My generation are products of a pre-citizenship school system that never explored political theory and brought us up to assume that the British way (a shallow, unrepresentative democracy) is the only way. And therein lies the problem. The official, mainstream political agenda has become so narrow that the issues that concern young people are not recognized as political issues by those in mainstream politics, or even by us. And I don't just mean the issues concerning urban youth. Even middle-class youngsters straight out of uni, turning away from corporate job opportunities to spend years working on terrible salaries in development organizations and charities, don't recognize how their interest in alleviating world poverty and creating more equality at home and abroad is politics. It is politics, it is the new political agenda, but it is not making it onto the British political scene.

Young people, idealistic and hopeful for a better future, care about the horrendous state of many of Britain's housing estates, where stabbings go unnoticed by the media and un-investigated by the police. We care about the continuation of protectionist trade policies that ensure the EU continues to perpetuate its extreme wealth, while Africa can't stand a chance of competing, even with superior produce at a fraction of the price. We care that the arms trade, the drugs trade, the sex trade all continue under the nose of our political parties. We care that middle-class parents with cultural capital and the influence can get their children into good schools, while less well-off kids are left with the educational dregs. Young people care about 'stop and search' and the anti-terror legislation that could see any one of us thrown into prison for several weeks without any charge. These issues never make it onto the agenda, or get swept aside when we start talking about the ever-so-important issue of falling property prices.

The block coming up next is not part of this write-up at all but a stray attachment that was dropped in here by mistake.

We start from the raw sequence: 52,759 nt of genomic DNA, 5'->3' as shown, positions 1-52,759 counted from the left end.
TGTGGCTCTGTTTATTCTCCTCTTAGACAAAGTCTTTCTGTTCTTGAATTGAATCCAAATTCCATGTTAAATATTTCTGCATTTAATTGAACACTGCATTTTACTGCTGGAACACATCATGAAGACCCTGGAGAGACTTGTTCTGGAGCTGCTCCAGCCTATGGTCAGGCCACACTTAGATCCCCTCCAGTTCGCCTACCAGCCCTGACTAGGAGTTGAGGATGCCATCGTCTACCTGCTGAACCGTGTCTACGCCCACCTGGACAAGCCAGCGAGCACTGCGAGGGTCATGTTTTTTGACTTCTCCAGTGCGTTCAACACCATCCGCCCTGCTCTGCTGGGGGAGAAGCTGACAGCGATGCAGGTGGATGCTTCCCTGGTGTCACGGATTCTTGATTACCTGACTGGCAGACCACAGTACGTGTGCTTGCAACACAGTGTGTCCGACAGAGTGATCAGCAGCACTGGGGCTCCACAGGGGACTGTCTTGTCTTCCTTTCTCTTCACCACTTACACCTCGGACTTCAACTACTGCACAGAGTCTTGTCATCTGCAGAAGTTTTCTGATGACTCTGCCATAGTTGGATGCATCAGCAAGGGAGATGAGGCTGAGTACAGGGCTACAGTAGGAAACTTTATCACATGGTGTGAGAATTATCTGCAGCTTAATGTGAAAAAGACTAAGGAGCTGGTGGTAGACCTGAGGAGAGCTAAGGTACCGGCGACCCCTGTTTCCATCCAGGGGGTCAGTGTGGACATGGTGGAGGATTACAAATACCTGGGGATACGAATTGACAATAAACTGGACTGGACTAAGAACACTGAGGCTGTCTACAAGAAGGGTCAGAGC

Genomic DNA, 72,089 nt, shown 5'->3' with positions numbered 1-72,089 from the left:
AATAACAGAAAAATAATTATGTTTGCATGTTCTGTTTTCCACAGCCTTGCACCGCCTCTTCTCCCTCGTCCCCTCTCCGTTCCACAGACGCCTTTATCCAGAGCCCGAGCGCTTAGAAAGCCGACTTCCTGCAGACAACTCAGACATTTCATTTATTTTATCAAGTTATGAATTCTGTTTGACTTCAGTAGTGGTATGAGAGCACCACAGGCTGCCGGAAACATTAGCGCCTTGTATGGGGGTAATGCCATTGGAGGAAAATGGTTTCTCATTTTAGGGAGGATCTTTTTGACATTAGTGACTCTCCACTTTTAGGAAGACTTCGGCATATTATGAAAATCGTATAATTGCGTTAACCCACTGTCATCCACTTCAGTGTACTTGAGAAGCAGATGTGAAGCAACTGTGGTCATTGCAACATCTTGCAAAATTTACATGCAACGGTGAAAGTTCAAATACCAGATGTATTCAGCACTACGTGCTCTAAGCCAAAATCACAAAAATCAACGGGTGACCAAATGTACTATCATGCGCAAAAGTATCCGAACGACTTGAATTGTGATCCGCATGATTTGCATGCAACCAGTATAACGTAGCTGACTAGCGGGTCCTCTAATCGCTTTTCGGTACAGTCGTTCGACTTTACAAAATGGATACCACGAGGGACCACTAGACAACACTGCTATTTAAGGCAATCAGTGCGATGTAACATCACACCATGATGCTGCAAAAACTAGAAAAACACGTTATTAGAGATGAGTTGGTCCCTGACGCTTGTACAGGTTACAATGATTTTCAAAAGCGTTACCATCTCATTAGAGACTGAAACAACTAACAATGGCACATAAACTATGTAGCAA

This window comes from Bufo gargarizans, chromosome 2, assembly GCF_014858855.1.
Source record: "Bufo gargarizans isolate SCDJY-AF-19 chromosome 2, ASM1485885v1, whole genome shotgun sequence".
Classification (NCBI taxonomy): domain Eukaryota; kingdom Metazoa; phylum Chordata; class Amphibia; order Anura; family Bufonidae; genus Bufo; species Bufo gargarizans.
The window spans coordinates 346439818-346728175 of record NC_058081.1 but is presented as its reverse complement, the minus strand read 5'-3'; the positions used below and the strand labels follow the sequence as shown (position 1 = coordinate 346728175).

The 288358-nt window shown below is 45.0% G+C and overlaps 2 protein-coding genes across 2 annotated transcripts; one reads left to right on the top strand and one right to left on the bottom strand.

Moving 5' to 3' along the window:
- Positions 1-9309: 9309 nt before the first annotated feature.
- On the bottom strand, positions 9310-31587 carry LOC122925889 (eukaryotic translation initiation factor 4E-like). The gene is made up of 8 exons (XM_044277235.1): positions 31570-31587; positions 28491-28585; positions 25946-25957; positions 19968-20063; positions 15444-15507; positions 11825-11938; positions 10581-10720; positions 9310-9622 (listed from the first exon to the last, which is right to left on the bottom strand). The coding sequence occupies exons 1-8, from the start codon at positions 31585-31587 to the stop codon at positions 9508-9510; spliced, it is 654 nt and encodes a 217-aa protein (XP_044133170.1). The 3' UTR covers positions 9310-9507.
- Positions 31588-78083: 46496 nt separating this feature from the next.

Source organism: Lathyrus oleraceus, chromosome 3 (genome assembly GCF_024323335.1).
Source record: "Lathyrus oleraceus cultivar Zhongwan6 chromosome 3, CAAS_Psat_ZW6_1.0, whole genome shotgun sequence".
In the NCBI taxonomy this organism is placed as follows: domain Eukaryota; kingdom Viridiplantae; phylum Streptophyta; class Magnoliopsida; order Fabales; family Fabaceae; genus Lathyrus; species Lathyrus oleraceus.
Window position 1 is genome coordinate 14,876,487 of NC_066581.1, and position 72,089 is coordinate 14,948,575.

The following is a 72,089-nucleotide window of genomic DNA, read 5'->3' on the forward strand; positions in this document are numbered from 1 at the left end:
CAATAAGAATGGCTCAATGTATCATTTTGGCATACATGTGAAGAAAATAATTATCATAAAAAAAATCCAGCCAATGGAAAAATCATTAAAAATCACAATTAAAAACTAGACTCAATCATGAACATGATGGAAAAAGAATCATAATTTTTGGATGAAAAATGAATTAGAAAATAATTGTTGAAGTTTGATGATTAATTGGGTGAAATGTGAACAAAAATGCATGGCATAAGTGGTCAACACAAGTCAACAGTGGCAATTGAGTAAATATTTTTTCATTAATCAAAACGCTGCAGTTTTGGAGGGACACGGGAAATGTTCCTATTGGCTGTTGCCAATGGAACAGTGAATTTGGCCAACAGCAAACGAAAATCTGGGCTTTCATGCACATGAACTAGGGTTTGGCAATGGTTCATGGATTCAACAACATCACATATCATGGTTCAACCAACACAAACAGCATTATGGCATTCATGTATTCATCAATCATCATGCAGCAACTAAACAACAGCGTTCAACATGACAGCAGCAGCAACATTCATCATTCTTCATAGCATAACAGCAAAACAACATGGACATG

Of course, a lot of young people are very idealistic, and maybe not that realistic. However, many political élites are un-idealistic, rich and selfish. I'd rather have a bit more idealism back in politics than the continuation of this selfish status quo that has reigned since Thatcher. There needs to be a shift: not to engage young people in politics, for we are already engaged, even if we don't realize that concern about getting stabbed or anger at the police hassling Black and Asian boys is politics. It is politicians who need to get engaged and start listening to us. We would get engaged in the mainstream, if the political élites bothered to engage with our politics.

      

Leah Williams is 24 and has been reading NI since she was about 17. 'I got interested in it while studying Politics A Level. I went on to study Politics and East European Studies at University College London and always enjoyed reading the New Internationalist because it presents a refreshingly international perspective and addresses world issues that really concern me. I am currently writing a novel about the dual themes of integration and multi-culturalism in Britain and the flouting of justice under anti-terrorism legislation.'